Today, 1 April, is April Fools Day. We are going to look for April Fool flowers in the dwarf forest again. Sounds like they are trying to make an April Fool out of us! We tried last week but ran out of time, and so here we are again, at Ou Kraal, toiling up the steps. Today we are the usual four with Sue, Sophie from France, Kate from Canada and Lee-Anne from Canada too. I was so happy to see so many walkers that I nearly jumped right out of the Land Rover, but, as I am no longer a puppy, I thought better of it.
We struck out on the Dog Rock path but nobody knows just where this dog rock is. Here is Kate looking for it through her binocs.
A Scottie-sized tree for us -a bonsai Phylica buxifolia. Fragrant, but not really to a dog's taste. We prefer the gentle aroma of day-old-fish or hadedah poo. A giant rock footstep made a nice drinking bowl for us. Nothing dwarfish about these large, fantastical leaves of the King Protea.
We stopped for tea on the rocks - mmmm wonder what's for eats?
Just dog biscuits for us, but Sue's "walk biscuits", rooibos and cranberry flavoured rusks, chocolate eclairs and mini-Toblerones for the privileged Homo sapiens: Lee-Anne, the Alph, Kate, Sue and Sophie (standing behind Sue). We realized we were getting nowhere in the begging stakes, so took ourselves off to check for baboons, field mice and dassies. The gels all climbed up onto Kalk Bay Peak for a 360 degree view,but Dougal just wanted to get going - Come on! This looks exciting down here. Hurry up.Some exciting flowers for the Food Lady - Velvet Candlesticks (Stilbe vestita). They only occur in the fynbos, and belong in the family Stilbaceae, which used to be thought of as a Cape endemic family but molecular research has now decreed that it is no longer endemic but extends well into Africa. The word stilbe comes from the Greek word stilbo, "to shine" but no-one really knows why - something to do with the candles maybe? Into the deep dark dwarf forest of Spes Bona. We Scotties don't really like boardwalks though, especially when there are gaps for our feet to fall through, or wire-netting which feels strange. Here is Kate helping me over a scary-snary spot. Feeling more confident in the Scottie - er dwarf forest. Look at the red April Fool flowers (Haemanthus coccineus) all around ... pale and interesting young ones ... and full blown, frowsy older ones. Then we came out of the forest and into the pink haze of ericas,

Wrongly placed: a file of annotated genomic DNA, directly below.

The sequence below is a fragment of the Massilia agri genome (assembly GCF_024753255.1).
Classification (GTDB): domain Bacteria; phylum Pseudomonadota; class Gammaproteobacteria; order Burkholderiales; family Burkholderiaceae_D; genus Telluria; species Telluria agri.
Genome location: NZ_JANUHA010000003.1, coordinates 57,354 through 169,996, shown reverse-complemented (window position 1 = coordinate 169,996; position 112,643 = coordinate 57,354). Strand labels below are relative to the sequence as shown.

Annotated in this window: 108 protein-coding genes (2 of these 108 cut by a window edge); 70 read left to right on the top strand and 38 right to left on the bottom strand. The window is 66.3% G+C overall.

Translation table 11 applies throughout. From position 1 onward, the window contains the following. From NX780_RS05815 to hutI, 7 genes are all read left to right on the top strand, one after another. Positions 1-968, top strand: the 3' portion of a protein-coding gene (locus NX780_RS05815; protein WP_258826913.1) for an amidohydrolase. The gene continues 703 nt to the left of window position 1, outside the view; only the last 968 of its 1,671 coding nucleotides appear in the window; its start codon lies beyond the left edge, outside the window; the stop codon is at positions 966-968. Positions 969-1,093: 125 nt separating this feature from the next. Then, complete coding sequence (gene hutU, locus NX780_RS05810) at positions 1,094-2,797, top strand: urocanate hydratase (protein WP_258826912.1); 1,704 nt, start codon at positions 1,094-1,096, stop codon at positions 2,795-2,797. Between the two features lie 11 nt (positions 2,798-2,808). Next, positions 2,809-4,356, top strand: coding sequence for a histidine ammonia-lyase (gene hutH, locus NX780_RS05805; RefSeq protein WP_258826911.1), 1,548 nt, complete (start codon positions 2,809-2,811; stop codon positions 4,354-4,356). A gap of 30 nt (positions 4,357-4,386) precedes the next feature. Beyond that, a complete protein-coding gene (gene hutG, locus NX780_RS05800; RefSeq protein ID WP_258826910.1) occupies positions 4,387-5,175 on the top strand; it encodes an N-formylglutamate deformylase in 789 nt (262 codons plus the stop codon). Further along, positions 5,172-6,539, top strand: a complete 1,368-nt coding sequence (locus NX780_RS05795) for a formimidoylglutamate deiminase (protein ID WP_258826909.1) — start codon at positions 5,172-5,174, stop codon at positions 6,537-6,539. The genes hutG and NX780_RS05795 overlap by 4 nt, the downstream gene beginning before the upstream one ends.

mostly from these little Honey Heaths (Erica ericoides).
The humans were intrigued by a large, round, fast-moving dark patch on the water - which turned out to be a shoal of yellowtail being pursued and eaten by dolphins.
The Winerose Heath (Erica abietina subsp. atrorosea).
A common spider that we often see is this "GT-striped" chap called Euprosthenopsis pulchella. I like to eat spiders but this one is usually too quick to catch. But eventually all good things come to an end. Everyone was waiting in the shade of the great Wild Plum and Yellowwood trees - nothing dwarfish about those - for me and the Food Lady.
A quick last photo - the luscious looking fruit of the Wild Plum, Harpephyllum caffrum, which strictly speaking is an alien to the Cape Peninsula. See Tony Rebelo's comment on iSpot.
Boyes Drive race track. The most dangerous stretch of the walk. We think they need Scottie-, er zebra-crossings or speed bumps as the cars speed along this narrow road most snarily (Arti-speak for scarily).
Following behind the girls on the motorway. Table Mountain in the distance. Someone said on the radio that the profile of the mountain from this view looks like Queen Victoria having a nap.
Dawnie was happy to see us home again, and even happier when the Alph decided to mow the lawn. The zig ...
and the zag. Back and forth they both go. Makes a Scottie quite dizzy.
Then they deserted us and went to the home of Claude the Crazy, brother of Maddy the Mad for Petrus's birthday tea party. Happy birthday Petrus.